One thing you'll learn about me is that I love underdogs. Superstars are fun -- who doesn't want to see Nolan Arenado and Carlos Gonzalez drop bombs all summer, right? But I take special interest in players on the margins (think Yohan Flande, Brooks Brown, Rafael Ynoa, etc.), the circuitous ways they reach the Major Leagues, and the success (however big or small) they have upon reaching the game's highest level.
So when I saw last week that nobody on Purple Row's staff had signed up to write Aaron Laffey's 2015 player review, I was pretty stoked. (That's weird, I know, but I'm weird, so there's that). Laffey's story -- a 16th round draft pick way back in 2003, more than two full seasons out of the big leagues before his Rockies debut this summer, six separate times being granted free agency -- is one of a player on the margins.
But this summer, we got to celebrate success from the margins when Laffey appeared in three games in the Major Leagues. One of those even ended up being his first big league win in three years!
If you've already forgotten:
July 10 - W, 5-3 vs Atlanta: Laffey combined with Gonzalez Germen to outduel Shelby Miller. No, really. For his efforts (2.1 innings pitched, 4 hits, 3 runs) and his good timing (he threw the fourth, fifth, and part of the sixth inning), Laffey earned his first Major League win since September 25, 2012. The very next day, the Rockies designated him for assignment, and two days later, he was outrighted back to Triple-A Albuquerque.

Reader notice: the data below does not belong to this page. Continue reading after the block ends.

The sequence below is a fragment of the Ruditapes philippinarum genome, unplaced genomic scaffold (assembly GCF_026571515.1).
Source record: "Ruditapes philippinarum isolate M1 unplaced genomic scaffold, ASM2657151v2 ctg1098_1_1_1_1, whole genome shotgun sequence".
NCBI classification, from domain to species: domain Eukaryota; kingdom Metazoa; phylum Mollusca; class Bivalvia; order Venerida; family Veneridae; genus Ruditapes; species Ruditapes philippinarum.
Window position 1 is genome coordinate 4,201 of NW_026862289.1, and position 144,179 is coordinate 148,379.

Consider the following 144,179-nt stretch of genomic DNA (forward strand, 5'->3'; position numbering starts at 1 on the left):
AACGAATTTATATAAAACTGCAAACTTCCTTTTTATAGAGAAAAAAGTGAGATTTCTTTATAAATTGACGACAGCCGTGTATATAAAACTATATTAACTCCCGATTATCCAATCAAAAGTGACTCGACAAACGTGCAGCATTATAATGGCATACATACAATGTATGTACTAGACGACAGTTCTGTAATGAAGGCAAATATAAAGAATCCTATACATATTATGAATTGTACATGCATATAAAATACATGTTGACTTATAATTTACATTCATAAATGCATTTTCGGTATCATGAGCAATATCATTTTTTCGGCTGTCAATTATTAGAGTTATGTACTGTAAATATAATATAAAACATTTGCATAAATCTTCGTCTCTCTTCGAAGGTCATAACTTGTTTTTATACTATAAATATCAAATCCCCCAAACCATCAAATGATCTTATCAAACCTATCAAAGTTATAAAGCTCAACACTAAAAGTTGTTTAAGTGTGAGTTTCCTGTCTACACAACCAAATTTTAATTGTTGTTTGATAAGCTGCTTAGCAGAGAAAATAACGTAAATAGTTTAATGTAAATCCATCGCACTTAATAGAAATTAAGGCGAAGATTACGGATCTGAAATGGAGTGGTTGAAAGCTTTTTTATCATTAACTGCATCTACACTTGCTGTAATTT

July 29 - L, 3-2 @ Chicago: The Rockies once again purchased Laffey's contract from Albuquerque on July 28. One day later, in a game where Jon Lester and Hector Rondon held the Rockies' offense to two runs on just five hits -- and 16 strikeouts -- Laffey threw two innings of shutout relief. He induced groundouts from old friends Jonathan Herrera and Dexter Fowler.
July 31 - L, 7-0 @ St. Louis: After Kyle Kendrick threw one inning and left the game with shoulder discomfort (he'd be placed on the disabled list that night), Laffey came on and threw three scoreless innings, allowing three hits and a walk while striking out two. For his strong 72 hours with the Rockies (five scoreless innings over two games), Laffey was once again designated for assignment August 1, and eventually outrighted back to the minor leagues August 4.
Then, last week, he declared free agency (again) after refusing the Rockies' winter assignment to the minor leagues.
What the future holds for Aaron Laffey
Laffey didn't only survive in a small sample in the big leagues this year; he threw well in an environment difficult for pitchers in Triple-A Albuquerque (stats here). With that solid season split between the upper minors and the big leagues, and the fact that Laffey won't turn 31 until the start of next season, he will certainly have a few options to decide between come 2016.
While Laffey threw just 7.1 innings in Denver this summer, he did it in the toughest way; two of his three outings were "emergency" fill-ins for disappearing pitching depth, and all three involved difficult circumstances surrounding overnight roster moves and the inevitable shuttle back and forth to the minor leagues. It's not easy to find success in that itinerant lifestyle, but Laffey did it well enough that he ought to earn a look from a big league club next year.
For at least another season, Aaron Laffey's underdog story will continue.